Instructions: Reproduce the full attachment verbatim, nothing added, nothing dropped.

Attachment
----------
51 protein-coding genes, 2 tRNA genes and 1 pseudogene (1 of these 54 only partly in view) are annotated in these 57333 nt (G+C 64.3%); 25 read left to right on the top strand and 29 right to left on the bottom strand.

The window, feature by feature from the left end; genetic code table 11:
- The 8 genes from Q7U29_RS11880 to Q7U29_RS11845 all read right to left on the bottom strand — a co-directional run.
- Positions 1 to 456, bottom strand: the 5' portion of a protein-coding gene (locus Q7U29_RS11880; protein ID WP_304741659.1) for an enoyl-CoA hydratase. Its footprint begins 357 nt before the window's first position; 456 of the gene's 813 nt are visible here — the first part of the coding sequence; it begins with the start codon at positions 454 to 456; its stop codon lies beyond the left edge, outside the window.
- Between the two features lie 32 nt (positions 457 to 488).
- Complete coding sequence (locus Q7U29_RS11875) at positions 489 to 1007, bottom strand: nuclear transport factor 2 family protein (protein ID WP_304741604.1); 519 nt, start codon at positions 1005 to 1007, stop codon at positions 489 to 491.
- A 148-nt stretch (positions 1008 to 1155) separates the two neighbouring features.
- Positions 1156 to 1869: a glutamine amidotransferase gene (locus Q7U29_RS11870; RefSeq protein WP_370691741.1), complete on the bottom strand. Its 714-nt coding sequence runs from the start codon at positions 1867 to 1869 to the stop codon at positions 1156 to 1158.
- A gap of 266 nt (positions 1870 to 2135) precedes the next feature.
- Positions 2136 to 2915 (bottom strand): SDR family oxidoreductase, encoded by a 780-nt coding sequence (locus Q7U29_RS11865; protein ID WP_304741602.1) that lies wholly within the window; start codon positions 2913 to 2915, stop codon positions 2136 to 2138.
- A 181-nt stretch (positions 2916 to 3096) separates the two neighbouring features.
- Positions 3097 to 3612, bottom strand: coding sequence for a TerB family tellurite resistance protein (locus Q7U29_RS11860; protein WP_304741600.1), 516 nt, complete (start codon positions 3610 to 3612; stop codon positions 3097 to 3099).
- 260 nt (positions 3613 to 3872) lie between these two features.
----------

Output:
51 protein-coding genes, 2 tRNA genes and 1 pseudogene (1 of these 54 only partly in view) are annotated in these 57333 nt (G+C 64.3%); 25 read left to right on the top strand and 29 right to left on the bottom strand.

The window, feature by feature from the left end; genetic code table 11:
- The 8 genes from Q7U29_RS11880 to Q7U29_RS11845 all read right to left on the bottom strand — a co-directional run.
- Positions 1 to 456, bottom strand: the 5' portion of a protein-coding gene (locus Q7U29_RS11880; protein ID WP_304741659.1) for an enoyl-CoA hydratase. Its footprint begins 357 nt before the window's first position; 456 of the gene's 813 nt are visible here — the first part of the coding sequence; it begins with the start codon at positions 454 to 456; its stop codon lies beyond the left edge, outside the window.
- Between the two features lie 32 nt (positions 457 to 488).
- Complete coding sequence (locus Q7U29_RS11875) at positions 489 to 1007, bottom strand: nuclear transport factor 2 family protein (protein ID WP_304741604.1); 519 nt, start codon at positions 1005 to 1007, stop codon at positions 489 to 491.
- A 148-nt stretch (positions 1008 to 1155) separates the two neighbouring features.
- Positions 1156 to 1869: a glutamine amidotransferase gene (locus Q7U29_RS11870; RefSeq protein WP_370691741.1), complete on the bottom strand. Its 714-nt coding sequence runs from the start codon at positions 1867 to 1869 to the stop codon at positions 1156 to 1158.
- A gap of 266 nt (positions 1870 to 2135) precedes the next feature.
- Positions 2136 to 2915 (bottom strand): SDR family oxidoreductase, encoded by a 780-nt coding sequence (locus Q7U29_RS11865; protein ID WP_304741602.1) that lies wholly within the window; start codon positions 2913 to 2915, stop codon positions 2136 to 2138.
- A 181-nt stretch (positions 2916 to 3096) separates the two neighbouring features.
- Positions 3097 to 3612, bottom strand: coding sequence for a TerB family tellurite resistance protein (locus Q7U29_RS11860; protein WP_304741600.1), 516 nt, complete (start codon positions 3610 to 3612; stop codon positions 3097 to 3099).
- 260 nt (positions 3613 to 3872) lie between these two features.